In 2014 the Committee of Advertising Practice (CAP) commissioned an independent literature review into existing research on the issue of online marketing of food and drink to children. The consultancy given the task, Family Kids and Youth (FK&Y), have now published their findings on the subject, with CAP also publishing their own summary of the literature review and the next steps CAP intends to take.

The key conclusion from the review is that more research needs to be conducted on a number of the issues discussed before a definitive position can be determined on the issue.  

What types of online marketing were covered?

A number of different online marketing platforms were discussed in the review, namely:

  • content on websites;
  • content made available via social networking;
  • "advergames";
  • peer-to-peer marketing; and
  • mobile marketing

The report goes into most detail when discussing the impact of food and drink advertised through "advergames", reflecting the concerns that CAP amongst others has on this issue.

The review notes that advergames are highly  popular with children and on the whole they are believed to be an extremely effective advertising tool. Crucially there is currently a lack of evidence to show a causal link between children playing advergames and the consumption of  a particular brand of food and drink, let alone specific unhealthy products.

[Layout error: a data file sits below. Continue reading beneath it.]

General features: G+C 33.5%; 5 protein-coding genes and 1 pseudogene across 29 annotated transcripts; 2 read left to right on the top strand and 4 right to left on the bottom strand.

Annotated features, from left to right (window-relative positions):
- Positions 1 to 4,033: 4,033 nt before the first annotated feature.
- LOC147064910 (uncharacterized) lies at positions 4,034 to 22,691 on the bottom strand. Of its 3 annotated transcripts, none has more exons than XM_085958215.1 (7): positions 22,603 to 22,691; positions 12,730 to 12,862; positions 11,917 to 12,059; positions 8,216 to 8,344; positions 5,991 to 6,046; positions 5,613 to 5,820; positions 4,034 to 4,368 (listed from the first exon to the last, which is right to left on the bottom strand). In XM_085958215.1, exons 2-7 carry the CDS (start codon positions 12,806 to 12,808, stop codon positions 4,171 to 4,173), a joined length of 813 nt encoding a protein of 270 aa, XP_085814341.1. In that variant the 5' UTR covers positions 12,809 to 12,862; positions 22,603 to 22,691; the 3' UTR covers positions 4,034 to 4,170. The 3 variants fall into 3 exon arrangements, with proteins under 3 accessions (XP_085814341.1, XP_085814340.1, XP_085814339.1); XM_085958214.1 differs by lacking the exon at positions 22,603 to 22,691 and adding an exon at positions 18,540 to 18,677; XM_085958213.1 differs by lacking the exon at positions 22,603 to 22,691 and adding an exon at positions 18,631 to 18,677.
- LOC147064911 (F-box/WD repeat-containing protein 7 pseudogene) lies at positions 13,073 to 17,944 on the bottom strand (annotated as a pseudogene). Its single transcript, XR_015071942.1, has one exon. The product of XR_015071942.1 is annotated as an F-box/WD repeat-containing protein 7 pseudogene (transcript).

The research discussed did however show that after playing an advergame, there was evidence to suggest children may increase their consumption of certain types of food, but not a specific brand, for example high-energy snacks instead of the specific snack featured in a game.

What conclusions can be drawn?

What is clear from the literature review, is that food products being marketed to children online are not falling in line with a recommended healthy diet. Much like television advertising, this means children's attitudes and food choices are being influenced towards 'unhealthy' foods instead of healthier options.

However, the report acknowledges that the definition of 'unhealthy'  food differs between regulators,  food and drink manufacturers and public health officials. This makes the monitoring of compliance with the regulations increasingly difficult. The literature in the report notes that a uniform approach to nutritional definitions would significantly improve the monitoring of food and drink advertising. 

Although the material reviewed by FK&Y has been produced for or by critics of online food and drink marketing, it has nevertheless prompted CAP to undertake further investigations into the issue with the aim of providing guidance for advertisers by the Autumn of 2015. Before this guidance is published, CAP will issue interim advice to advertisers via the AdviceOnline database.

A copy of the FK&Y literature review  and CAP's response are available here.